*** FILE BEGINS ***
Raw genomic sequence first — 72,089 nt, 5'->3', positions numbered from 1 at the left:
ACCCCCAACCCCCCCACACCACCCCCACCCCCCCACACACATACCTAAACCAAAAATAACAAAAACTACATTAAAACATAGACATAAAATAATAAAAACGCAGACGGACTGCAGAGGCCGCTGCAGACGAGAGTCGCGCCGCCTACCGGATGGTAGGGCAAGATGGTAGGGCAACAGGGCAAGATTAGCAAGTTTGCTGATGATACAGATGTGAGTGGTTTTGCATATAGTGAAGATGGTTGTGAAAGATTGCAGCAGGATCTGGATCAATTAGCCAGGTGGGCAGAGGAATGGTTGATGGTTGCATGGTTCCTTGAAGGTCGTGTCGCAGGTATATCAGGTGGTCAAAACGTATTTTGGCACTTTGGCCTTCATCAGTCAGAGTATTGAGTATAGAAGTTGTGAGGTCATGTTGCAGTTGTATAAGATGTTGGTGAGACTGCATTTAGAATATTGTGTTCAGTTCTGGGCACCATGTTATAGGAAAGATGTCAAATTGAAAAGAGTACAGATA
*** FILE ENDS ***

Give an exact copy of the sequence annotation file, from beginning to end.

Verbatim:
Raw genomic sequence first — 72,089 nt, 5'->3', positions numbered from 1 at the left:
ACCCCCAACCCCCCCACACCACCCCCACCCCCCCACACACATACCTAAACCAAAAATAACAAAAACTACATTAAAACATAGACATAAAATAATAAAAACGCAGACGGACTGCAGAGGCCGCTGCAGACGAGAGTCGCGCCGCCTACCGGATGGTAGGGCAAGATGGTAGGGCAACAGGGCAAGATTAGCAAGTTTGCTGATGATACAGATGTGAGTGGTTTTGCATATAGTGAAGATGGTTGTGAAAGATTGCAGCAGGATCTGGATCAATTAGCCAGGTGGGCAGAGGAATGGTTGATGGTTGCATGGTTCCTTGAAGGTCGTGTCGCAGGTATATCAGGTGGTCAAAACGTATTTTGGCACTTTGGCCTTCATCAGTCAGAGTATTGAGTATAGAAGTTGTGAGGTCATGTTGCAGTTGTATAAGATGTTGGTGAGACTGCATTTAGAATATTGTGTTCAGTTCTGGGCACCATGTTATAGGAAAGATGTCAAATTGAAAAGAGTACAGATA